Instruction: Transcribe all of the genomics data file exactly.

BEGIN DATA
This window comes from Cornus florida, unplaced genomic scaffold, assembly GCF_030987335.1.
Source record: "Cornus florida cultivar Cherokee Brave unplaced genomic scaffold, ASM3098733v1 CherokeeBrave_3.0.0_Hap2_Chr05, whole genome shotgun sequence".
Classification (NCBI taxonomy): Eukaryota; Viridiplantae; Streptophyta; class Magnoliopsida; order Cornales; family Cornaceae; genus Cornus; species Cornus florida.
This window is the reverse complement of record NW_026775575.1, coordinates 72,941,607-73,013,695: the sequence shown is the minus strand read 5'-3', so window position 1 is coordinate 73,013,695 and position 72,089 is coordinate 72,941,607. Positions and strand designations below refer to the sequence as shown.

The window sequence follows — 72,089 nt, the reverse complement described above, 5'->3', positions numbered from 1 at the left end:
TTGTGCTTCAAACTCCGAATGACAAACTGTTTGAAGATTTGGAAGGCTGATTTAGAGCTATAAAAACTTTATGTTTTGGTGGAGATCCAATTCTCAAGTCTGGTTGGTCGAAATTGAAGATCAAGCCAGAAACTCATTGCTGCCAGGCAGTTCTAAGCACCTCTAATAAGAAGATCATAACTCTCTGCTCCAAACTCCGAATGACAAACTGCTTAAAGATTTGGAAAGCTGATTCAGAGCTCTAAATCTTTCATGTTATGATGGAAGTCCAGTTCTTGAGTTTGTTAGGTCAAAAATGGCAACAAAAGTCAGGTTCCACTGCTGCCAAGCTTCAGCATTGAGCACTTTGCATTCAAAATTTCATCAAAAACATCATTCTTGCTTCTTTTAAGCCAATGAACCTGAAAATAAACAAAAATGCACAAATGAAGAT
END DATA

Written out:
This window comes from Cornus florida, unplaced genomic scaffold, assembly GCF_030987335.1.
Source record: "Cornus florida cultivar Cherokee Brave unplaced genomic scaffold, ASM3098733v1 CherokeeBrave_3.0.0_Hap2_Chr05, whole genome shotgun sequence".
Classification (NCBI taxonomy): Eukaryota; Viridiplantae; Streptophyta; class Magnoliopsida; order Cornales; family Cornaceae; genus Cornus; species Cornus florida.
This window is the reverse complement of record NW_026775575.1, coordinates 72,941,607-73,013,695: the sequence shown is the minus strand read 5'-3', so window position 1 is coordinate 73,013,695 and position 72,089 is coordinate 72,941,607. Positions and strand designations below refer to the sequence as shown.

The window sequence follows — 72,089 nt, the reverse complement described above, 5'->3', positions numbered from 1 at the left end:
TTGTGCTTCAAACTCCGAATGACAAACTGTTTGAAGATTTGGAAGGCTGATTTAGAGCTATAAAAACTTTATGTTTTGGTGGAGATCCAATTCTCAAGTCTGGTTGGTCGAAATTGAAGATCAAGCCAGAAACTCATTGCTGCCAGGCAGTTCTAAGCACCTCTAATAAGAAGATCATAACTCTCTGCTCCAAACTCCGAATGACAAACTGCTTAAAGATTTGGAAAGCTGATTCAGAGCTCTAAATCTTTCATGTTATGATGGAAGTCCAGTTCTTGAGTTTGTTAGGTCAAAAATGGCAACAAAAGTCAGGTTCCACTGCTGCCAAGCTTCAGCATTGAGCACTTTGCATTCAAAATTTCATCAAAAACATCATTCTTGCTTCTTTTAAGCCAATGAACCTGAAAATAAACAAAAATGCACAAATGAAGAT